It looks as though the Surface RT hasn’t exactly taken off in the big, bad way Microsoft was hoping it would. Is it just poor distribution and the subsequent lack of availability that’s to blame? Or is there more to it than that?
Microsoft suggested it was looking to sell between three million and five million Surface tablets in Q4 2012. While Microsoft isn’t releasing any numbers, analysts are suggesting this figure is looking a tad optimistic. According to Detwiler Fenton (via AllThingsD), Microsoft is likely to sell between 500,000 and 600,000 Surface RT tablets in December, which is way under target.
In the research note attached to this prediction the brokerage firm states, “Lack of distribution is killing the product. Mixed reviews and a [$499] starting price tag certainly don’t help, but lack of retail exposure at Best Buy and others is severely depressing sales.” The reviews and starting price certainly aren’t helping, and the distribution is pretty lackluster.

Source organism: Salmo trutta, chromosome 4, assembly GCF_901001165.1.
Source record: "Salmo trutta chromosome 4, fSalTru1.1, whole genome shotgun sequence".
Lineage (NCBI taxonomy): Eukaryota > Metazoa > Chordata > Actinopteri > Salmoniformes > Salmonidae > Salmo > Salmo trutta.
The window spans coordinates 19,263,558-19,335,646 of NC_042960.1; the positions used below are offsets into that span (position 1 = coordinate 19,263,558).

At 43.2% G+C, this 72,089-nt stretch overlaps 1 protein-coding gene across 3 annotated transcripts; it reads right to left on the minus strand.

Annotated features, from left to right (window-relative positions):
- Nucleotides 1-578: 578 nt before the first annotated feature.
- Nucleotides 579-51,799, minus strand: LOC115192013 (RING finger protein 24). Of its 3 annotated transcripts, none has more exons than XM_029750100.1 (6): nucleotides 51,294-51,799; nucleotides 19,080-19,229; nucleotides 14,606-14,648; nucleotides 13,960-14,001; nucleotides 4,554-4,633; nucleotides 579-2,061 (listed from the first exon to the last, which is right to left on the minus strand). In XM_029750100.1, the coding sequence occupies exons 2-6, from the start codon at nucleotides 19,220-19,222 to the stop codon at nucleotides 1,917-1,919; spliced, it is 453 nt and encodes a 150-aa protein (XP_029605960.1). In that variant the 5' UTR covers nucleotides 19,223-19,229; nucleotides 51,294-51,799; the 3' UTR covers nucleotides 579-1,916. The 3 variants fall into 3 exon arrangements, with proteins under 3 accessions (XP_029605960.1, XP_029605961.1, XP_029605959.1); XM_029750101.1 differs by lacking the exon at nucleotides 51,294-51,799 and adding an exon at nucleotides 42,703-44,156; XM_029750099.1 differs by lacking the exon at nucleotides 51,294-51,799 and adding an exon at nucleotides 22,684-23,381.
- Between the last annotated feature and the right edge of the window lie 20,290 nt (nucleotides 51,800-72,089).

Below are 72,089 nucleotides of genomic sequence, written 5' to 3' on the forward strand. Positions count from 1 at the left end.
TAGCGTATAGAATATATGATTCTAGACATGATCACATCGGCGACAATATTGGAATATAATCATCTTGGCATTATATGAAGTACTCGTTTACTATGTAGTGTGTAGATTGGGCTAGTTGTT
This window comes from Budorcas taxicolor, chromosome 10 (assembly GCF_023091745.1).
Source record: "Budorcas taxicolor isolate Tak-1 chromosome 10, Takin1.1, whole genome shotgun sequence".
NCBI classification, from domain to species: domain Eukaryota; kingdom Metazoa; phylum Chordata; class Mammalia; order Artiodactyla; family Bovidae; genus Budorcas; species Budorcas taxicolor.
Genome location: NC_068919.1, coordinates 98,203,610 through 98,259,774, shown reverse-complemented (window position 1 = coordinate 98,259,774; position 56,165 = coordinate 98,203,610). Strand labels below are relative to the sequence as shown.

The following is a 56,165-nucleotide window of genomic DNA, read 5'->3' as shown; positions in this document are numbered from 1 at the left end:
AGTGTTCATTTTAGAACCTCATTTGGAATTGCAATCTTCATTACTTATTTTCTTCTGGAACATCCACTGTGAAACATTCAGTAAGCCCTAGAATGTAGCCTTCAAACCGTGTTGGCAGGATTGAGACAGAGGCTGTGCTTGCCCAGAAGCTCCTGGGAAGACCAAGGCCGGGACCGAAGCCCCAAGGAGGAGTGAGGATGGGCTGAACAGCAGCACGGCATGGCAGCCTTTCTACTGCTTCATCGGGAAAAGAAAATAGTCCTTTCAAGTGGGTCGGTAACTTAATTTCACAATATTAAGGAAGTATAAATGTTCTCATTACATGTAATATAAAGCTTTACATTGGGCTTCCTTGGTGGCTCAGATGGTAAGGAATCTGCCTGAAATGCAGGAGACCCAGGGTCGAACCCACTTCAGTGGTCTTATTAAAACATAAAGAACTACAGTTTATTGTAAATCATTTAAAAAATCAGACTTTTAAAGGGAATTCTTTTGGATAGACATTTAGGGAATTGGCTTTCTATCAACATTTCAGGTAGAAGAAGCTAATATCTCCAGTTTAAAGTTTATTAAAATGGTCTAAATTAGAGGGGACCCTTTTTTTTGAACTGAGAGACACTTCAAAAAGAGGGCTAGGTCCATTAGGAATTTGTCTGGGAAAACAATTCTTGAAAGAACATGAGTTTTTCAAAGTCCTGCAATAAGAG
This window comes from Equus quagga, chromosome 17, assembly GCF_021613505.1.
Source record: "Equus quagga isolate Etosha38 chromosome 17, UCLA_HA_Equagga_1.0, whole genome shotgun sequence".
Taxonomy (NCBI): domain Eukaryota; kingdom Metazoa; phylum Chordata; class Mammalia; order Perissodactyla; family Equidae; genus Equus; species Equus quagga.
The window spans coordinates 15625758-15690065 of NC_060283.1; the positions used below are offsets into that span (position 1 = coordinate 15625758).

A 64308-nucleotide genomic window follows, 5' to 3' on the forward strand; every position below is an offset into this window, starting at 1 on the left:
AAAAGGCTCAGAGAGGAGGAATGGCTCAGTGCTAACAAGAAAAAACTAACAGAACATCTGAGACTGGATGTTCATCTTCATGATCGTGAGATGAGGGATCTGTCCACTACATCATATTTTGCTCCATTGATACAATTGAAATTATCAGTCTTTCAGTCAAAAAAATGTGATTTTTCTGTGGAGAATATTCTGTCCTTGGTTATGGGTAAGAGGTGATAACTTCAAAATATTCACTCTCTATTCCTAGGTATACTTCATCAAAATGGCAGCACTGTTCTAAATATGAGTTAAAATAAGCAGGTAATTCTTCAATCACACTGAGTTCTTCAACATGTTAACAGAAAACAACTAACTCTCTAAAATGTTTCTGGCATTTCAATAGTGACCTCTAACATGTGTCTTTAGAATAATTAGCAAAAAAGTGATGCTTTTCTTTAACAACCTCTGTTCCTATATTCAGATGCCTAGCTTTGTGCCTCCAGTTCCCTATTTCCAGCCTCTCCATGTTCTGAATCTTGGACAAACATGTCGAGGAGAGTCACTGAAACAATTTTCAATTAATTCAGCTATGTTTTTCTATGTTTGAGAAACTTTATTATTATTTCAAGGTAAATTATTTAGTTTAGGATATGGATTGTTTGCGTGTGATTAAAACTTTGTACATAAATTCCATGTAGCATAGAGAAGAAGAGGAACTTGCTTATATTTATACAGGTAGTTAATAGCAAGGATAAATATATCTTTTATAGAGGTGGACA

In order to buy the Surface RT you have to either order one online or head to a Microsoft Store, if, that is, you’re lucky enough to have one in your area. Which most people are not. Unlike Apple, which has a retail presence in most big cities around the world. This lack of availability is certainly harming Microsoft’s chances of selling to the general public, but that isn’t the only problem with the Surface RT.
I don’t think it’s a bad product in its own right, but no device stands alone, instead having to compete with other devices of a similar nature. And this is why Microsoft is struggling, and probably will struggle for the foreseeable future. If you showed the Surface RT to someone who had never seen a tablet in their life then they’d snap your arm off to get hold of it. But show them the Surface RT as well as the latest iPad and a high-end Android tablet and I very much doubt whether they would choose to keep the Surface RT.
To be fair to Microsoft I don’t think we can fully judge the situation until the Surface Pro is released at the beginning of next year. It may turn out to be too expensive to compete for the mainstream consumer base, but at least we’ll have a Microsoft tablet offering the full Windows 8 tablet on the market. Which is a start.